Pockets of the NCI at Frederick campus have popped with color the past few months. Staff working on-site may have noticed landscaped flowerbeds boasting arrays of annuals and files of ferns as they passed by larger buildings. The plants were installed thanks to the Campus Improvement Committee, a small group passionate about making a big impact.
Their study started to unravel the riddle of how cancers spread, demonstrating that tumors are comprised of different types of cells, or heterogeneous. Up to this point it was thought that cancer cells in a tumor were identical to each other. The work conducted by husband-and-wife Isaiah (Josh) Fidler, D.V.M., Ph.D., and Margaret Kripke, Ph.D., in Frederick would eventually be recognized as a landmark discovery that redefined the scientific understanding of tumor biology.
George Vande Woude, Ph.D., former director of the Advanced Bioscience Laboratories–Basic Research Program at what is now NCI at Frederick, passed away in April. He was known for being a prudent leader and an outstanding scientist (he and his laboratory discovered the MET oncogene in 1984), as well as for his vibrant personality and seemingly limitless energy.
The CCR community is profoundly saddened by the recent passing of George Vande Woude, Ph.D., longtime National Cancer Institute (NCI) colleague, former director of the Advanced Bioscience Laboratories (ABL)-Basic Research Program and former director of the Division of Basic Sciences at NCI. George made many important contributions to the current understanding of the molecular biology of cancer.
For foreign fellows transitioning to life in the United States, NCI at Frederick employees are an integral resource. As citizens or residents of the country and the Frederick community, they represent valuable sources of information, emotional support, and scientific guidance. It’s true that the training staff fill many of these roles, but all staff can play a part in welcoming and helping foreign fellows. To help employees and principal investigators who work with new foreign fellows, current NCI at Frederick fellows and staff have offered the following tips.
Moving to a new place can be difficult, especially for young scientists coming to the U.S. for fellowships. There are the usual challenges of long-distance travel, adjusting to a new locale, and—in some cases—becoming proficient in another language. On top of that, there’s the added pressure to settle in and begin working as soon as possible. To help incoming and recently arrived fellows, current NCI at Frederick fellows and staff have offered the following advice.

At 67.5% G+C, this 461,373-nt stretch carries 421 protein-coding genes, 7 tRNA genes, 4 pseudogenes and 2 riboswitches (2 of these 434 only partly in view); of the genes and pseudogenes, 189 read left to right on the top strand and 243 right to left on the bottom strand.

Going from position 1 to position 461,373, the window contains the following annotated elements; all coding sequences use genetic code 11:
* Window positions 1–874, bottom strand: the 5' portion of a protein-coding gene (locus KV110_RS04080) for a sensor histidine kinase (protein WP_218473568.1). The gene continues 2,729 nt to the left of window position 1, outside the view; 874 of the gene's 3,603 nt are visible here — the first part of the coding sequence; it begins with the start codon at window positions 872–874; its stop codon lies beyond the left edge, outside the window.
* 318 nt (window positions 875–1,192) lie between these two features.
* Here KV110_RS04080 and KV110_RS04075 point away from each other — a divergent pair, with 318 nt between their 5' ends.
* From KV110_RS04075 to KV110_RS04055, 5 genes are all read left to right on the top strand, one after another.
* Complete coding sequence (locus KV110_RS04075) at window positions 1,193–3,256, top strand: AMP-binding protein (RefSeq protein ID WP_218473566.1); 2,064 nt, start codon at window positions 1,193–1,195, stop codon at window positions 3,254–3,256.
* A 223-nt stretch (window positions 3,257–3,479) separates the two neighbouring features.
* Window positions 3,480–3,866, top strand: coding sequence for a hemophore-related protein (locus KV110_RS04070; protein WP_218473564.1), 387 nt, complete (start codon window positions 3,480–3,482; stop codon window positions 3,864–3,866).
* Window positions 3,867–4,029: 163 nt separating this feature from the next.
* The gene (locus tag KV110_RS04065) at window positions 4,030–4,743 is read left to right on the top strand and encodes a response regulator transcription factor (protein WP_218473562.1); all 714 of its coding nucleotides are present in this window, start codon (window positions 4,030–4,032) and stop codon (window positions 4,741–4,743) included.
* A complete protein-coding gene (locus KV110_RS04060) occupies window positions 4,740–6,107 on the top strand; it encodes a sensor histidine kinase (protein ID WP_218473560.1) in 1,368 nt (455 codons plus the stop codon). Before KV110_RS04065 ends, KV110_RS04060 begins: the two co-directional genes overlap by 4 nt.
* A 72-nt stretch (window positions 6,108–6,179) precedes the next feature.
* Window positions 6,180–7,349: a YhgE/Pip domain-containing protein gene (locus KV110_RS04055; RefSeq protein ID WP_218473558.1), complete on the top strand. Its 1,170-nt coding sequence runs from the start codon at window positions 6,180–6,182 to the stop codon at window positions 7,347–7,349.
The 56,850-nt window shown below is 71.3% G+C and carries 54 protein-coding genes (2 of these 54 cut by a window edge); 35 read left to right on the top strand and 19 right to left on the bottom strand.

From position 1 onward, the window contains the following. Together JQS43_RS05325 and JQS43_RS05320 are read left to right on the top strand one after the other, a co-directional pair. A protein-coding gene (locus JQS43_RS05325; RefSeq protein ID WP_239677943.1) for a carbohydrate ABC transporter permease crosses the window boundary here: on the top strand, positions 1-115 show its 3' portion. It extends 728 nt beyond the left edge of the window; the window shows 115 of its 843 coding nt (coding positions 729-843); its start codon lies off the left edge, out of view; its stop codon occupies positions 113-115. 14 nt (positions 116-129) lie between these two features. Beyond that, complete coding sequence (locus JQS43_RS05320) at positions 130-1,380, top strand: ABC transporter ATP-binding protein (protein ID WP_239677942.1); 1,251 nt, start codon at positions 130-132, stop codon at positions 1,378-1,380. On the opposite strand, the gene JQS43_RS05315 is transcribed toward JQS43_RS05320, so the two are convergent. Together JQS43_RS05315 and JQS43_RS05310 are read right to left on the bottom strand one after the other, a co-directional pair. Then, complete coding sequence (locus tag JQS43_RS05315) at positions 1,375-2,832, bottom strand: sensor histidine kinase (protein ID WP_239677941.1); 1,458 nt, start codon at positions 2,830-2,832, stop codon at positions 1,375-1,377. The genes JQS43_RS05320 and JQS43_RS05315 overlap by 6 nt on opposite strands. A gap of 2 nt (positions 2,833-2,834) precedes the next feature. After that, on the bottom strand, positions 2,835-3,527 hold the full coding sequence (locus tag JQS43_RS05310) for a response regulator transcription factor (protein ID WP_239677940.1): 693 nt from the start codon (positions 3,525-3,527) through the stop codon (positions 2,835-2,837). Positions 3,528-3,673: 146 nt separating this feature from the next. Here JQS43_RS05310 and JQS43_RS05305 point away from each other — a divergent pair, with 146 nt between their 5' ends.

A young scientist from outside the United States says she had many expectations after learning she’d been hired for a postdoctoral fellowship at the National Cancer Institute. Being unable to find housing wasn’t one of them—but that’s where she and her family ended up three weeks after arriving in the U.S. For many foreign fellows, coming to work at the National Institutes of Health is the opportunity of a lifetime and a thrilling new adventure. But the difficulties of starting fresh in a new country also make it incredibly stressful and daunting. Fortunately, there are tools and strategies that can help, and current employees and fellows have volunteered advice for foreign scientists who are planning their move to Frederick.
By her own admission, Amanda Corbel is a people person. She enjoys interacting with others and collaborating on new and exciting projects. But she is also passionate about science. Corbel completed four internships at the National Cancer Institute while earning her bachelor’s degree in biology from Shepherd University, followed them up with a postbaccalaureate fellowship, and co-authored five publications.
Euna Yoo, Ph.D., has found what she calls “the perfect place” to begin her career as an independent researcher—the Chemical Biology Laboratory at NCI at Frederick. The 11-year-old laboratory is an internationally recognized program that performs basic science to develop and apply chemical tools, methods, and materials to understand and alter biological processes involved in cancer and AIDS.
On November 19, an internationally renowned virologist will visit NCI at Frederick to deliver a lecture in the Building 549 auditorium. Beatrice Hahn, M.D., was invited by the NCI HIV Dynamics and Replication Program, which is hosting her as the speaker and recipient of the Eighth Annual David Derse Memorial Lecture and Award.